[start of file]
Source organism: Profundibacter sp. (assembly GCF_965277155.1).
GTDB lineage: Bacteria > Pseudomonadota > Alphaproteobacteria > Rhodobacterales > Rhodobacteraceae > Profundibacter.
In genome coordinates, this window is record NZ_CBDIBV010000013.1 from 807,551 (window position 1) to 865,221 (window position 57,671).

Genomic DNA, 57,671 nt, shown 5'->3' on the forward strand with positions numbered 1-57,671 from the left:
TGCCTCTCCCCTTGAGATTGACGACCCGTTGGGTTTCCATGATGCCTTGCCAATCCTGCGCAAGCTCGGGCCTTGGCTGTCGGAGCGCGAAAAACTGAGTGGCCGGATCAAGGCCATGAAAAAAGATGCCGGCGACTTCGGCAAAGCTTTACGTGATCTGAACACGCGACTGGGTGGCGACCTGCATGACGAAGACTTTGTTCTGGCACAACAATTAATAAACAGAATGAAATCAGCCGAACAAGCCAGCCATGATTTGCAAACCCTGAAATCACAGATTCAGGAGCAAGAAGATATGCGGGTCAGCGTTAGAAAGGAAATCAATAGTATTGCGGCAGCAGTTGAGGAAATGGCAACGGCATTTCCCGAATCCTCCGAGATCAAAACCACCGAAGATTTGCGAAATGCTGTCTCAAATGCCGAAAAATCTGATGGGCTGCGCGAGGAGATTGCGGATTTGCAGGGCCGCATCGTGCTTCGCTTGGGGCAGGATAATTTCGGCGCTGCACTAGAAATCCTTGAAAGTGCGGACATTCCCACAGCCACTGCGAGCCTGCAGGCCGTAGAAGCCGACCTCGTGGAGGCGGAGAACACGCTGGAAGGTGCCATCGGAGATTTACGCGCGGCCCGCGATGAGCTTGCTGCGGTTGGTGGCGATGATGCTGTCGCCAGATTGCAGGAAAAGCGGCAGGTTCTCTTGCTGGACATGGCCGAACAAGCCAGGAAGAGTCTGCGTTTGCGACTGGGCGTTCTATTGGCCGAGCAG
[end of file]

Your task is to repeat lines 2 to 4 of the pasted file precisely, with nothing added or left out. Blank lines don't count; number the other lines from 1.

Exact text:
GTDB lineage: Bacteria > Pseudomonadota > Alphaproteobacteria > Rhodobacterales > Rhodobacteraceae > Profundibacter.
In genome coordinates, this window is record NZ_CBDIBV010000013.1 from 807,551 (window position 1) to 865,221 (window position 57,671).

Genomic DNA, 57,671 nt, shown 5'->3' on the forward strand with positions numbered 1-57,671 from the left: